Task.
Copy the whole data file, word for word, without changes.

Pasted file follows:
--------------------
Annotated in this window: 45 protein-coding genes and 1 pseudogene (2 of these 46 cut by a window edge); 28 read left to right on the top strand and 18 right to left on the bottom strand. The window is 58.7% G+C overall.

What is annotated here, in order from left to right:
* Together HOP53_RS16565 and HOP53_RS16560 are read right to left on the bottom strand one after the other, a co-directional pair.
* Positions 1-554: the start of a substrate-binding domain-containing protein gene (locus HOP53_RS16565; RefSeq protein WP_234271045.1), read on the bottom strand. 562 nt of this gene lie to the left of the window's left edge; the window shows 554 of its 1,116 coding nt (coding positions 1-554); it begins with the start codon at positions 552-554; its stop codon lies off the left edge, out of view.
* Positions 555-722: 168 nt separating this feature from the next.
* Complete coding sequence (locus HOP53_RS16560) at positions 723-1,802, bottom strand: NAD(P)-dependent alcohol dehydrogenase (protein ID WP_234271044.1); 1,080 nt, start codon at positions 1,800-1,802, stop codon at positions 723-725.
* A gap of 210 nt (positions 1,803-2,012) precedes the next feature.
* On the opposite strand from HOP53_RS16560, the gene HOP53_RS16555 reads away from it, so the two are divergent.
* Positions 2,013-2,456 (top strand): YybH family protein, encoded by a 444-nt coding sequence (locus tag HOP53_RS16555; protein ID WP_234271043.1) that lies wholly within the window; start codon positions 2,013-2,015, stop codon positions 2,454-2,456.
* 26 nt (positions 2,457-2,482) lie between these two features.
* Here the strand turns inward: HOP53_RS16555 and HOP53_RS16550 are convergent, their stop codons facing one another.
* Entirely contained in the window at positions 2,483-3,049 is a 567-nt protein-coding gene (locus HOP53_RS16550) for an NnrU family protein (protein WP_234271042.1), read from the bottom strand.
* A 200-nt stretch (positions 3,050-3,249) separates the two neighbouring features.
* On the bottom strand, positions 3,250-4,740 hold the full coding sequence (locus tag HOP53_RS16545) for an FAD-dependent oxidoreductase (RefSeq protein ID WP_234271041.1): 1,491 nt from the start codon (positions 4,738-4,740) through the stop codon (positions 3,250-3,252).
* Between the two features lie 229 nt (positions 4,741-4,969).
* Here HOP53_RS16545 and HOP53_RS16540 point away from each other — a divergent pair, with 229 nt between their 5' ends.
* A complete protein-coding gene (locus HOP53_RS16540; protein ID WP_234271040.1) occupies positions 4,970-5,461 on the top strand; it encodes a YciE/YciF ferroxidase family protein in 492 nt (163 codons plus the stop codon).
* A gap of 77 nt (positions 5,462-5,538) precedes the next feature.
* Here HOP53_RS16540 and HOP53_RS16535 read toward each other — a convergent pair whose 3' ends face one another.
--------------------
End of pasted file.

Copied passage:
Annotated in this window: 45 protein-coding genes and 1 pseudogene (2 of these 46 cut by a window edge); 28 read left to right on the top strand and 18 right to left on the bottom strand. The window is 58.7% G+C overall.

What is annotated here, in order from left to right:
* Together HOP53_RS16565 and HOP53_RS16560 are read right to left on the bottom strand one after the other, a co-directional pair.
* Positions 1-554: the start of a substrate-binding domain-containing protein gene (locus HOP53_RS16565; RefSeq protein WP_234271045.1), read on the bottom strand. 562 nt of this gene lie to the left of the window's left edge; the window shows 554 of its 1,116 coding nt (coding positions 1-554); it begins with the start codon at positions 552-554; its stop codon lies off the left edge, out of view.
* Positions 555-722: 168 nt separating this feature from the next.
* Complete coding sequence (locus HOP53_RS16560) at positions 723-1,802, bottom strand: NAD(P)-dependent alcohol dehydrogenase (protein ID WP_234271044.1); 1,080 nt, start codon at positions 1,800-1,802, stop codon at positions 723-725.
* A gap of 210 nt (positions 1,803-2,012) precedes the next feature.
* On the opposite strand from HOP53_RS16560, the gene HOP53_RS16555 reads away from it, so the two are divergent.
* Positions 2,013-2,456 (top strand): YybH family protein, encoded by a 444-nt coding sequence (locus tag HOP53_RS16555; protein ID WP_234271043.1) that lies wholly within the window; start codon positions 2,013-2,015, stop codon positions 2,454-2,456.
* 26 nt (positions 2,457-2,482) lie between these two features.
* Here the strand turns inward: HOP53_RS16555 and HOP53_RS16550 are convergent, their stop codons facing one another.
* Entirely contained in the window at positions 2,483-3,049 is a 567-nt protein-coding gene (locus HOP53_RS16550) for an NnrU family protein (protein WP_234271042.1), read from the bottom strand.
* A 200-nt stretch (positions 3,050-3,249) separates the two neighbouring features.
* On the bottom strand, positions 3,250-4,740 hold the full coding sequence (locus tag HOP53_RS16545) for an FAD-dependent oxidoreductase (RefSeq protein ID WP_234271041.1): 1,491 nt from the start codon (positions 4,738-4,740) through the stop codon (positions 3,250-3,252).
* Between the two features lie 229 nt (positions 4,741-4,969).
* Here HOP53_RS16545 and HOP53_RS16540 point away from each other — a divergent pair, with 229 nt between their 5' ends.
* A complete protein-coding gene (locus HOP53_RS16540; protein ID WP_234271040.1) occupies positions 4,970-5,461 on the top strand; it encodes a YciE/YciF ferroxidase family protein in 492 nt (163 codons plus the stop codon).
* A gap of 77 nt (positions 5,462-5,538) precedes the next feature.
* Here HOP53_RS16540 and HOP53_RS16535 read toward each other — a convergent pair whose 3' ends face one another.